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Outpatient Facility Coding Alert

ICD-10-CM Guidelines:

Make Way for Brand New ICD-10-CM Guidelines on Sepsis Reporting

Consider this assortment of new and revised rule changes.

The new coding year always brings an extensive amount of attention and scrutiny to the influx of new, revised, and deleted ICD-10-CM codes. And, while these changes are of great importance, the coding community often neglects one of the most fundamental components of the upcoming edition of the ICD-10-CM — the guidelines.

“While becoming familiar with the annual changes to specific ICD-10-CM codes is important, it is equally important to review the coding guidelines for additions, revisions and deletions,” says Amanda Corney, MBA, medical billing operations manager for Medical Resources Management in Rochester, New York.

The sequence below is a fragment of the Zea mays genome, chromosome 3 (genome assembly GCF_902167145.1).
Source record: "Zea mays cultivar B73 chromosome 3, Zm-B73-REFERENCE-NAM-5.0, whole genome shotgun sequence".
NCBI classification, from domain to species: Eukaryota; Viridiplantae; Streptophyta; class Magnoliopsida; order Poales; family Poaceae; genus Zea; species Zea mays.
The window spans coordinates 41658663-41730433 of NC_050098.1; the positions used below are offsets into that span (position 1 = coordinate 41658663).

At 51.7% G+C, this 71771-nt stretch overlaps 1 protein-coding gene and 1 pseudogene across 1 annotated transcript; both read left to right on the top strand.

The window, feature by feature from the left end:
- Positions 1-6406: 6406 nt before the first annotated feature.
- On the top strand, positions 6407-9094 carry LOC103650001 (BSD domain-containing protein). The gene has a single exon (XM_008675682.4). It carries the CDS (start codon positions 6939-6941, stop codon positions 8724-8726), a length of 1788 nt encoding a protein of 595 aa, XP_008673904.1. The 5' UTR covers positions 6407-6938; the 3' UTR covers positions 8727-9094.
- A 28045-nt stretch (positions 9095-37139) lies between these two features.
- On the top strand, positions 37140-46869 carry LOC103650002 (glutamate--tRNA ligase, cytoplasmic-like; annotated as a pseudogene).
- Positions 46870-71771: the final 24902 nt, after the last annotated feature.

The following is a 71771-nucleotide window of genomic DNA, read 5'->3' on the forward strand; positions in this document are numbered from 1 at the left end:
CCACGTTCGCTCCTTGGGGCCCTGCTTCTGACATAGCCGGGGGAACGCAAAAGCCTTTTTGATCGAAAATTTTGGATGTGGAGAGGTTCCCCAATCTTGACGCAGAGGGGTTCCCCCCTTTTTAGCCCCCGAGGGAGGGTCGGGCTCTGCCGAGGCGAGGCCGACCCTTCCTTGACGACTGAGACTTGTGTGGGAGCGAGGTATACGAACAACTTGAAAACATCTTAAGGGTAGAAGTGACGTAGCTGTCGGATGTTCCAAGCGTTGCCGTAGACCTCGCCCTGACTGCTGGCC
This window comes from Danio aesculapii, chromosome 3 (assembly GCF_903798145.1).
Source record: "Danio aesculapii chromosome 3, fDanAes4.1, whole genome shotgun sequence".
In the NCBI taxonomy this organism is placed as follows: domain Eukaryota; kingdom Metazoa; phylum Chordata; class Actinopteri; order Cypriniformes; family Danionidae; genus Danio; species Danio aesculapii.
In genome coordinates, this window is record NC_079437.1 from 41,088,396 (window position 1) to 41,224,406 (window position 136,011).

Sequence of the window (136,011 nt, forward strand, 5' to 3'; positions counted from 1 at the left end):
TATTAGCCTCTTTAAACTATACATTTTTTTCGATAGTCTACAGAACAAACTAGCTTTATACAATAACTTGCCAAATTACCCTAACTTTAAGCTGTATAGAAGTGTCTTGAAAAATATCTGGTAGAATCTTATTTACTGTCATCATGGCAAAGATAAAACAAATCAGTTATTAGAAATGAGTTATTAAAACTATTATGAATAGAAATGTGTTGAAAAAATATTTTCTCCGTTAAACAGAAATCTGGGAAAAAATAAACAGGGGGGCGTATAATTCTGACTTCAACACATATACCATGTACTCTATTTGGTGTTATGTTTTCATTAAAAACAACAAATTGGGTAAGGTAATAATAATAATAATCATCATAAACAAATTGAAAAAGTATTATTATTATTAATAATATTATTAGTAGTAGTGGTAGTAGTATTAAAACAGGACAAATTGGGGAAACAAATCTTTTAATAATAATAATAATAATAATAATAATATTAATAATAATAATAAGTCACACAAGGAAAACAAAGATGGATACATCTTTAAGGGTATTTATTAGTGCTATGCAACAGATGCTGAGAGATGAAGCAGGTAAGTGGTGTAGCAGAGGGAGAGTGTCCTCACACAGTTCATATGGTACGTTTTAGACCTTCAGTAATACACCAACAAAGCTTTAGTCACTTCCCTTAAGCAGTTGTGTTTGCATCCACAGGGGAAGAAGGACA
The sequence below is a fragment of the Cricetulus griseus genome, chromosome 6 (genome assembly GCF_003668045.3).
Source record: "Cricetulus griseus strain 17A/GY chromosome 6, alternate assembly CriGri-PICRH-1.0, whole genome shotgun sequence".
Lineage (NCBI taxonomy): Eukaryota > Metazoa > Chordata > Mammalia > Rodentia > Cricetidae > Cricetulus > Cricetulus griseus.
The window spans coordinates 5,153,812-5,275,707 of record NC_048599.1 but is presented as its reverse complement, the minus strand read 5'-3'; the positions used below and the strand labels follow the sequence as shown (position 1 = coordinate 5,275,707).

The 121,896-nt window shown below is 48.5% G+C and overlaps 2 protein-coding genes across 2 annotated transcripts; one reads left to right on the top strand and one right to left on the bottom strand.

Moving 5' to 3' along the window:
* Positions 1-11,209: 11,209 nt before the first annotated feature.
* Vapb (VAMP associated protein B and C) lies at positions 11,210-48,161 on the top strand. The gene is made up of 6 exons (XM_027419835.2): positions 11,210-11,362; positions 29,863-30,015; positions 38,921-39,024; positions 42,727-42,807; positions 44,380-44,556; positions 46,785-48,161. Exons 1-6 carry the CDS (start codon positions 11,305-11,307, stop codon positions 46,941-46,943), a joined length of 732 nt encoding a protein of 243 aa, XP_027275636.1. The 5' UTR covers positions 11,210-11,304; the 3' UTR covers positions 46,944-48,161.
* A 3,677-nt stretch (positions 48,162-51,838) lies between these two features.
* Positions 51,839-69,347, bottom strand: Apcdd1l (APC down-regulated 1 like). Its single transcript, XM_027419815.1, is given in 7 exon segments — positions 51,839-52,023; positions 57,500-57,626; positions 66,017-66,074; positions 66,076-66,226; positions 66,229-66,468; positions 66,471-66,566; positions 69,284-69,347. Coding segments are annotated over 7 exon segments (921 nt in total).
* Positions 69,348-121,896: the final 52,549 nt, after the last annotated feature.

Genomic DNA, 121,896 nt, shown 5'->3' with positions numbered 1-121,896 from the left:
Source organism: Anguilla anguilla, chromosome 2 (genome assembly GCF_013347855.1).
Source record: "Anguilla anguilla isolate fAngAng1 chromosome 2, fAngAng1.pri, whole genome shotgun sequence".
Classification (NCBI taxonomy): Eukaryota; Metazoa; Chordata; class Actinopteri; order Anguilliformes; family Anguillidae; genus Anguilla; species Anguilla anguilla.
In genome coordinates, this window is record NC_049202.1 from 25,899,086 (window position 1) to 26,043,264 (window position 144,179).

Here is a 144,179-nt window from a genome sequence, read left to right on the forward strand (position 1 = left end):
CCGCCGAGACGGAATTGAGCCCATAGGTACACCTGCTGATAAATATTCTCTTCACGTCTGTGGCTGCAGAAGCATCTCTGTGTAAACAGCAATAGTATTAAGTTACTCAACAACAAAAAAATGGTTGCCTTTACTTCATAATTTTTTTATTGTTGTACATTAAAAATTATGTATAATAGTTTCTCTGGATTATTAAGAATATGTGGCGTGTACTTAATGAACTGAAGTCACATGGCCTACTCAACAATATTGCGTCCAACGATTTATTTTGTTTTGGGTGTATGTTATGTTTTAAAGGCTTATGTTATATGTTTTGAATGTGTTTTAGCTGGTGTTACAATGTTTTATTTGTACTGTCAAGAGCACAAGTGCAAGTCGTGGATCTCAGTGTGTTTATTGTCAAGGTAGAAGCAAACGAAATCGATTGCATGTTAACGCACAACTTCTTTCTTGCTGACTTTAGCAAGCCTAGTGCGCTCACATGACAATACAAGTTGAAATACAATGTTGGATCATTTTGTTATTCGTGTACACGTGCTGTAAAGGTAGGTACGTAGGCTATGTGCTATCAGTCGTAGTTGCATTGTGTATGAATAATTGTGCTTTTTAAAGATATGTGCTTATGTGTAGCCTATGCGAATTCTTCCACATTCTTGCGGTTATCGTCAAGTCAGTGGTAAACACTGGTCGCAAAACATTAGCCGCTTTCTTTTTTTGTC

In this issue, you’ll be covering each of the most fundamental changes on sepsis coding that are sure to have a profound impact on the way you address various diagnostic scenarios. From the sequencing of sepsis diagnoses to knowing when to use additional codes, this year’s new and revised set of ICD-10-CM sepsis guidelines is sure to affect your outpatient facility and ambulatory surgery center (ASC) coding.

Dive in for a closer look at all the most important sepsis changes to the 2019 ICD-10-CM guidelines.

Look Out for New Code Sequencing Instructions

The first guideline worth noting is a subtle one, but offers important additional instruction to the postprocedural sepsis guidelines in Section I.C.1.d (Sepsis, Severe Sepsis, and Septic Shock). Note the new guidelines in bold: